Eyes wide shut
In this vacuum exists a parallel State run by Maoists, whose relationship with democratic India remains, at best, tenuous and, at worst, violently antagonistic.india Updated: Nov 19, 2007 23:57 IST
Out of sight, out of mind is the phrase that comes to most of us whenever confronted by any news pertaining to Naxal activity. If such an attitude is shared by the State, then there is a serious problem. On Sunday, one of our reporters described what it was like to venture into such an ‘out of sight, out of mind’ area. What he narrated was an eyewitness account of large swathes of terrain in Chhattisgarh, where State authorities have been missing for decades on end.
In this vacuum exists a parallel State run by Maoists, whose relationship with democratic India remains, at best, tenuous and, at worst, violently antagonistic. While urban India still lives in the belief that the ‘barbarians’ are far away from its gates, there are signs that the ‘us’ and ‘them’ divide is shrinking substantially. If letting the fact that one in six Indians live under the shadow of insurgency is something that the State is willing to overlook, it does so at its own peril.
The chicken-and-egg cycle of apathy and inability to fight a force with an extremist ideology has already started to show dangerous cracks in the State’s ability to keep the country ‘unified’. Part of the problem is that in areas controlled by Naxals — whether in Chhattisgarh, Bihar or Andhra Pradesh — the Government of India has been only a rumour for years. The State’s dereliction of duty has provided an opportunity for Maoists to be recognised as ‘the State’ for many Indians, whether they care for the Naxal ideology or not.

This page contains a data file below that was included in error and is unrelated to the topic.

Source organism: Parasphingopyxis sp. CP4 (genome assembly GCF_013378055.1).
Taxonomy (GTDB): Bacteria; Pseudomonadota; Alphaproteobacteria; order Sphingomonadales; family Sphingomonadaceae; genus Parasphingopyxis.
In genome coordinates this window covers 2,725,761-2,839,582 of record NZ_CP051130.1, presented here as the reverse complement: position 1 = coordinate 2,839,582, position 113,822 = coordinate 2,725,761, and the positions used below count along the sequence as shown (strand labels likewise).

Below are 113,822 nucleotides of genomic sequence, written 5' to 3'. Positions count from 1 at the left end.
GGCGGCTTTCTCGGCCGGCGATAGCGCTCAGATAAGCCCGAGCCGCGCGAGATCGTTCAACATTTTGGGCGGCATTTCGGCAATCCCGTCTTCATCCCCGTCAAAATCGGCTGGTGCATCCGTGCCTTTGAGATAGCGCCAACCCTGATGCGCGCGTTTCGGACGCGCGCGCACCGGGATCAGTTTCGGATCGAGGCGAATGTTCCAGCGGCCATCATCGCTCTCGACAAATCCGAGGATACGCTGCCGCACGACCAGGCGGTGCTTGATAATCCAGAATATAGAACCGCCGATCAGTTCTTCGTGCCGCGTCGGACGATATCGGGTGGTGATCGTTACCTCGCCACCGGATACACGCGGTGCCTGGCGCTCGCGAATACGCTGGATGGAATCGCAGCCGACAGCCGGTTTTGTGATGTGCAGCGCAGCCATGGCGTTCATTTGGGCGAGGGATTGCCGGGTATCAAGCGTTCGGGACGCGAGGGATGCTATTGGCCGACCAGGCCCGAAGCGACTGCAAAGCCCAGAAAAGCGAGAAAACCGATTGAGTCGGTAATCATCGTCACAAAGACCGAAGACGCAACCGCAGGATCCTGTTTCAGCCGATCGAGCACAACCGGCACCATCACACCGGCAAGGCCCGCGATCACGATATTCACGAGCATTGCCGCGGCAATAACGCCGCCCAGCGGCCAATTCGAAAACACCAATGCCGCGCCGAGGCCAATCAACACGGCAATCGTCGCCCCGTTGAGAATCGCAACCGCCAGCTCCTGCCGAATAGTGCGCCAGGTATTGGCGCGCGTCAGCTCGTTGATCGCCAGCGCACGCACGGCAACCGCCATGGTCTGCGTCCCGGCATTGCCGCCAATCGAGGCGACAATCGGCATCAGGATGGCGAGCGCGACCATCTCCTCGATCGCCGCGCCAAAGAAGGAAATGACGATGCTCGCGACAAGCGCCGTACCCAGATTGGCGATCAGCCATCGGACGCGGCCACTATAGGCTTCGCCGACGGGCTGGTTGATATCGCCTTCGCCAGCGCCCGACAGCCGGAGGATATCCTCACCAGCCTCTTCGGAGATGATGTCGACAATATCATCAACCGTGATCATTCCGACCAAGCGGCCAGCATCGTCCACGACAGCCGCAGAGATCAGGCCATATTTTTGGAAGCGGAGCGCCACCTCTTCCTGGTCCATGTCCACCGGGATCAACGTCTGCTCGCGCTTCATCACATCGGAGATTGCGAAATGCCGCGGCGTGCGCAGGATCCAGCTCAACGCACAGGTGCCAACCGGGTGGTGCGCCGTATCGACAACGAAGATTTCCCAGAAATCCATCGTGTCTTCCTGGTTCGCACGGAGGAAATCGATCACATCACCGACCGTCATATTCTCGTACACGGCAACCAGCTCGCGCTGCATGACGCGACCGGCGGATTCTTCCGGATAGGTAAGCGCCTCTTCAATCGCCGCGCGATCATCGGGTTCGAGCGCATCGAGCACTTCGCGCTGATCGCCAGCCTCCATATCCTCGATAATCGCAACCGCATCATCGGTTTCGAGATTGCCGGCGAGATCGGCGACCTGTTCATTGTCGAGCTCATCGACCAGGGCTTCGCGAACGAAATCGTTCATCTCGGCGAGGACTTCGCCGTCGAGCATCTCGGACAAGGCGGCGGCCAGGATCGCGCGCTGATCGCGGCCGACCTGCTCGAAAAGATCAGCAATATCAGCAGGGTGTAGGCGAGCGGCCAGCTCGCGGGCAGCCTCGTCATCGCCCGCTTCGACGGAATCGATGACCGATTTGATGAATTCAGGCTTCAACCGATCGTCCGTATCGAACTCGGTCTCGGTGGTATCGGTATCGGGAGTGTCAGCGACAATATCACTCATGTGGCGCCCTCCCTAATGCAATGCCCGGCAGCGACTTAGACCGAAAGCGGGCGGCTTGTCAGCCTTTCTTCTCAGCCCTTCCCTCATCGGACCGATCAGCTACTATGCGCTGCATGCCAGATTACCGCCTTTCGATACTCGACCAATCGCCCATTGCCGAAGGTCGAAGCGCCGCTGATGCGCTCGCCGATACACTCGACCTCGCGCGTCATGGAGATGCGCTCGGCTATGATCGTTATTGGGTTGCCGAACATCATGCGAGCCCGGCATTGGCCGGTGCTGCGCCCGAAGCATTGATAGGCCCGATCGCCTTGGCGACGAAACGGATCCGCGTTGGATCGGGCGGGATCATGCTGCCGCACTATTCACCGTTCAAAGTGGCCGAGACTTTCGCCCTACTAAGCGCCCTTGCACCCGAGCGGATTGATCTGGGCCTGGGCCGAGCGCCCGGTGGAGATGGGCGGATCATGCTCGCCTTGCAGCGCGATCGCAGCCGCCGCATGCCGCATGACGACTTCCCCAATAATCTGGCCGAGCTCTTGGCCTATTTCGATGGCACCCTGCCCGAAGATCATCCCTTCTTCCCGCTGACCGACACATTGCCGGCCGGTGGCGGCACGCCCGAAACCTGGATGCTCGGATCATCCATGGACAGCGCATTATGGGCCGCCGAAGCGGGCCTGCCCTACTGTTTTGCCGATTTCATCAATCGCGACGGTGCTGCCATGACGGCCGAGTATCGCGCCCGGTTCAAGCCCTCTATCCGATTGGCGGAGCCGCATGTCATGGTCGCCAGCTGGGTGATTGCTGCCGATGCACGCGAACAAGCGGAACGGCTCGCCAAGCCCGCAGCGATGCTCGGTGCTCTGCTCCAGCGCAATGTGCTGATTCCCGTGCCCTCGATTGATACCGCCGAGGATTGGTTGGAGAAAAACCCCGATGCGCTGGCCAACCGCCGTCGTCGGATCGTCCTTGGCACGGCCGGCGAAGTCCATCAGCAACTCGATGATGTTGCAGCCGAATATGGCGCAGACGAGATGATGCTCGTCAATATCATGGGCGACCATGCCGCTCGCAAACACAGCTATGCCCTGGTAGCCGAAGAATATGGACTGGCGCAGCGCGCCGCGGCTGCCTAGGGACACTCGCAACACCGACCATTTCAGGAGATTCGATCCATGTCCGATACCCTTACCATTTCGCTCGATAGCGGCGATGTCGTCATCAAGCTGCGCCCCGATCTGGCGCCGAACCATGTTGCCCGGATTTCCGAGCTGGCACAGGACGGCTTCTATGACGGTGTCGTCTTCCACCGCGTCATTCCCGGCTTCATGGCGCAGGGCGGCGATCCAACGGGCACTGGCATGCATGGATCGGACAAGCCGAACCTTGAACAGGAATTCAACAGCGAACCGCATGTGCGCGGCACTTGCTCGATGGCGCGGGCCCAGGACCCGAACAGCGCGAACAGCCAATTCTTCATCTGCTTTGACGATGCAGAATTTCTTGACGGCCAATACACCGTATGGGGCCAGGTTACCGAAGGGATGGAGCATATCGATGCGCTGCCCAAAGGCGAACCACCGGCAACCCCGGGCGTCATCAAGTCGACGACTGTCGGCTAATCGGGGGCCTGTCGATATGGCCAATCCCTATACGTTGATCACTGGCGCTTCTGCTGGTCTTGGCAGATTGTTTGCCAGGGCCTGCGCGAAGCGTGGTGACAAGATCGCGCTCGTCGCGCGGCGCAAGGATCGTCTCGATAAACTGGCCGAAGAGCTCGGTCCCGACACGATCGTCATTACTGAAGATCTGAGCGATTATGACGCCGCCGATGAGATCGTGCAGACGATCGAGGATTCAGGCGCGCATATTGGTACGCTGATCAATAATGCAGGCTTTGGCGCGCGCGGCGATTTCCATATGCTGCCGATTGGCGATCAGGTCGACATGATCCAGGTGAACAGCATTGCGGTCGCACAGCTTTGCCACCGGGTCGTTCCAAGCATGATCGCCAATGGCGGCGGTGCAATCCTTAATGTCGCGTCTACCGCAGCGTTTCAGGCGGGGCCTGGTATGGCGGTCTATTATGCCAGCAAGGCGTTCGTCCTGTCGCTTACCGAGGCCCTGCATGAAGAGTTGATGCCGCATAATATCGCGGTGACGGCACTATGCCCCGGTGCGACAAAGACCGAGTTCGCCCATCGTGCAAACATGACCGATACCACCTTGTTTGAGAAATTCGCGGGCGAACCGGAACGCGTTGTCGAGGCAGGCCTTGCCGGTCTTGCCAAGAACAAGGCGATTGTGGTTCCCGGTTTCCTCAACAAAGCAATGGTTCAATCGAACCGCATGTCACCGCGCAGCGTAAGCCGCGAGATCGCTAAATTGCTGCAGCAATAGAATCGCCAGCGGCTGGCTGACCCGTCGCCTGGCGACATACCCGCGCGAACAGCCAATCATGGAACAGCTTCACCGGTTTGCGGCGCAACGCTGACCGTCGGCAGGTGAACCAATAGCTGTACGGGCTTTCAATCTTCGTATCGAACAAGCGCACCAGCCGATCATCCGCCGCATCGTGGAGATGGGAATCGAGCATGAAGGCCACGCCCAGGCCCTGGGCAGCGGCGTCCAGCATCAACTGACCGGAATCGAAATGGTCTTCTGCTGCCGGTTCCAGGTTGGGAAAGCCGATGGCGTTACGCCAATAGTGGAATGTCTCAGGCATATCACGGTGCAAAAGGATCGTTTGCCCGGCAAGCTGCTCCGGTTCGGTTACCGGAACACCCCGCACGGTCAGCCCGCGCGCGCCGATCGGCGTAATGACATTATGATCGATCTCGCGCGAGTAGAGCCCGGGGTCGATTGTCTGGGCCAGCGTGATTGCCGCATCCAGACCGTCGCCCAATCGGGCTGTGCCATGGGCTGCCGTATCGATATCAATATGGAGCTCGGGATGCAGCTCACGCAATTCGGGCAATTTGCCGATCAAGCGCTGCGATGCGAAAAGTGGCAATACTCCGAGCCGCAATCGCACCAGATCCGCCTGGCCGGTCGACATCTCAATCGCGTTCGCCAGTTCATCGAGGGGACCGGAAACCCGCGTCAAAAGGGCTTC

And to think that these citizens whom the State forgot are simply living in fear of the Naxals is to live in at least partial denial.
At the other end of the spectrum lies a different kind of apathy. With the lack of any intelligence mechanism and weapons worth their name, security personnel only present themselves as lame gestures scurrying about for the sake of scurrying about. Add to such injury the insult of about Rs 2,700 crore in development funds earmarked for extremist-affected districts not being spent in the last financial year, and we have a bomb that is allowed to tick.
And in case we think that not looking in the direction of areas where Naxals are freely operating will make them not exist, Maoists ‘liaising’ with mainstream parties for short-term political gains as is being reported in the East Midnapore area of West Bengal brings the menace actually closer to us than we prefer to acknowledge. It’s high time that the government both at the Centre and in the states takes a long, proactive look at the Naxal problem rather than simply shutting its eyes again and again.